Pennsylvanians Urged to Change Batteries in Smoke Alarms When Changing Clocks This Weekend
HARRISBURG, Pa., Nov. 1, 2013 /PRNewswire-USNewswire/ -- State Fire Commissioner Ed Mann today reminded Pennsylvanians to change the batteries in their smoke alarms and carbon monoxide detectors when turning their clocks back this weekend.
"Smoke alarms are the cheapest and best way to ensure you are alerted to a possible fire in your home, and those extra seconds of warning can save lives," Mann said. "Changing the batteries in your smoke alarms and carbon monoxide detectors should be part of your seasonal home maintenance, and doing it the weekend we change clocks is a good habit to start."
Changing the batteries at least once a year is one of the simplest, most effective ways to prevent tragic deaths and injuries. Working smoke alarms cut the risk of dying in a home fire in half. Worn or missing batteries are the most common cause of a smoke alarm or carbon monoxide detector malfunction.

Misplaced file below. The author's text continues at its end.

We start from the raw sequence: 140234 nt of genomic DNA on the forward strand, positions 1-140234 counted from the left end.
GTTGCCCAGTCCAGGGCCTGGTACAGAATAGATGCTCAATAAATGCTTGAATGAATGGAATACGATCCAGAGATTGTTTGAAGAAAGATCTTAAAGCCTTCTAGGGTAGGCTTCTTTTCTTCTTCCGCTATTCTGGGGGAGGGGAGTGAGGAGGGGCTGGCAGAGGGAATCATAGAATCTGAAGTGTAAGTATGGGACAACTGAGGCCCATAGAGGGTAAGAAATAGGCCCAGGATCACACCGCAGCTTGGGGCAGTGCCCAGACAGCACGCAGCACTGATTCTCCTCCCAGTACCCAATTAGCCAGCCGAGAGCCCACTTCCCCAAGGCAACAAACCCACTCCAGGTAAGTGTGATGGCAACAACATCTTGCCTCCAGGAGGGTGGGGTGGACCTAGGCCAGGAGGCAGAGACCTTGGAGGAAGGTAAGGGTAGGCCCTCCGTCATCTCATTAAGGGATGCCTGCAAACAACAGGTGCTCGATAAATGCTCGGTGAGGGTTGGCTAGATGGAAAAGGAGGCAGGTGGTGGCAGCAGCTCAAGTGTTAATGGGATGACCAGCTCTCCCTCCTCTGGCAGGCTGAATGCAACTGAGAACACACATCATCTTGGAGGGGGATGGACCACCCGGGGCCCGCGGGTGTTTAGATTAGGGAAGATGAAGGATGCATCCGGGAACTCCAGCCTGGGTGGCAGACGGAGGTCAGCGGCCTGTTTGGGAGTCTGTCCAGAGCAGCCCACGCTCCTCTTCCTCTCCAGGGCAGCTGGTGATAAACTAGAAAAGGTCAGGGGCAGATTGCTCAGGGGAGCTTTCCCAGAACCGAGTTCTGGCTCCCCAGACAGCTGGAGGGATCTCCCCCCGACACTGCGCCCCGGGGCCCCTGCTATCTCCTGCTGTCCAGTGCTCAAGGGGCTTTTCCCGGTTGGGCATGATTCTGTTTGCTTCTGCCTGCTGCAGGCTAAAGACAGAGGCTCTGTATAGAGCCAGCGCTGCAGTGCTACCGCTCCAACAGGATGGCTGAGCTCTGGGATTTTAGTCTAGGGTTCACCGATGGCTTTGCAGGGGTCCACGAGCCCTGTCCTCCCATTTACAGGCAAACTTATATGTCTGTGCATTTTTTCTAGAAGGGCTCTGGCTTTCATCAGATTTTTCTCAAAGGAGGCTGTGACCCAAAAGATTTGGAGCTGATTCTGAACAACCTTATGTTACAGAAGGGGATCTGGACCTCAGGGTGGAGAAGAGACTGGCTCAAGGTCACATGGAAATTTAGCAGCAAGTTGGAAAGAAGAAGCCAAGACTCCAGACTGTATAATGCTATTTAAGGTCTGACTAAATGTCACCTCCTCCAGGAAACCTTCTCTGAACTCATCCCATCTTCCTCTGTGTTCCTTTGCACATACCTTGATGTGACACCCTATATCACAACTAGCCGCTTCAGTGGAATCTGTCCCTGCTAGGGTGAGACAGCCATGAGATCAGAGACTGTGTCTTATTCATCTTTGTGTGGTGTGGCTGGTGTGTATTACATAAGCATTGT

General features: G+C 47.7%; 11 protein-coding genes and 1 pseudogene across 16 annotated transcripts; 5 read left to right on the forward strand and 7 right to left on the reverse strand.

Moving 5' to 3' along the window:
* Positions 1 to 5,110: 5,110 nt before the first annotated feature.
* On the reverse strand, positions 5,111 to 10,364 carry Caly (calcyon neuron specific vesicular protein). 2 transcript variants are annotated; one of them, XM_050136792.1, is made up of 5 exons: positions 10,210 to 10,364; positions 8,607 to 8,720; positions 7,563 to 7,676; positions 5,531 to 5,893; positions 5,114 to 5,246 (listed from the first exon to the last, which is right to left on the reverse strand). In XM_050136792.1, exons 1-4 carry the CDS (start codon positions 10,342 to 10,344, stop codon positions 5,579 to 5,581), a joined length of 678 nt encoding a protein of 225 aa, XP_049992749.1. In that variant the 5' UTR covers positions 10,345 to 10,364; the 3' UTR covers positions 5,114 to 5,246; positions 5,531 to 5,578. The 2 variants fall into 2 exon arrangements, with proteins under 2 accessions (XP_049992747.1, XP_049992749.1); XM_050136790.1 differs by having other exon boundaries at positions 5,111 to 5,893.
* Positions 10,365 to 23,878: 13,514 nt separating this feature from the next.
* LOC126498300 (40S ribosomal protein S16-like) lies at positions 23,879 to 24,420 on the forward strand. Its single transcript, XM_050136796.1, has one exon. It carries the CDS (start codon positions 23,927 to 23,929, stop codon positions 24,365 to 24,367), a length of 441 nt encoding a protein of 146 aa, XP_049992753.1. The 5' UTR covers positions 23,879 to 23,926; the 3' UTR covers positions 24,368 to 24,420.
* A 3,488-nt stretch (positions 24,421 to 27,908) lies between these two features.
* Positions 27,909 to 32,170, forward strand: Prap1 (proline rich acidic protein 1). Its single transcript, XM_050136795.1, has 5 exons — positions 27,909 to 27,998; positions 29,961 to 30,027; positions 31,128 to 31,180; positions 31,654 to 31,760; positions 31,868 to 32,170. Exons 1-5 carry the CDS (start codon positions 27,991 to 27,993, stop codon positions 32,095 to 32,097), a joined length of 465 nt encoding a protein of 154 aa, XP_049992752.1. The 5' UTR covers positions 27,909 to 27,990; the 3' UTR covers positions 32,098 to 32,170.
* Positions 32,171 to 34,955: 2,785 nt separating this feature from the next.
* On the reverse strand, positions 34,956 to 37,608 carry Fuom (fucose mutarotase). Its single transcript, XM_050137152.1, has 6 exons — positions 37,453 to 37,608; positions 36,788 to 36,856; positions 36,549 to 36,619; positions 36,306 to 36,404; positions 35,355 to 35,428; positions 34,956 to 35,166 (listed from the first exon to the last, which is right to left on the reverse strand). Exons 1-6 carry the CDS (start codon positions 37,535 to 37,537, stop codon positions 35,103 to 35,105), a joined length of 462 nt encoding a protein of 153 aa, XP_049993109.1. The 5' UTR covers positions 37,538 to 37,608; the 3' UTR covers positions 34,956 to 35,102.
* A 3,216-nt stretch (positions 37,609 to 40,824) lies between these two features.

Carbon monoxide is created when combustible materials burn incompletely. Often called "the silent killer," it is an odorless, colorless, tasteless gas that can incapacitate victims before they're aware they've been exposed. Sources include wood-burning fireplaces and stoves, gas-fired appliances, grills, generators and motor vehicles.
Symptoms of carbon monoxide poisoning are often mistaken for the flu and include nausea, headaches, dizziness, disorientation and fatigue.
Mann said this weekend is also a good time for families to review and practice their home fire escape plans.
Information about how to prevent fires and prepare for all types of emergencies is available online at www.ReadyPA.org. For more information about the fire service in Pennsylvania, visit www.osfc.state.pa.us, or call 1-800-670-3473.
Ruth A. Miller, OSFC; 717-651-2009
SOURCE Pennsylvania Office of the State Fire Commissioner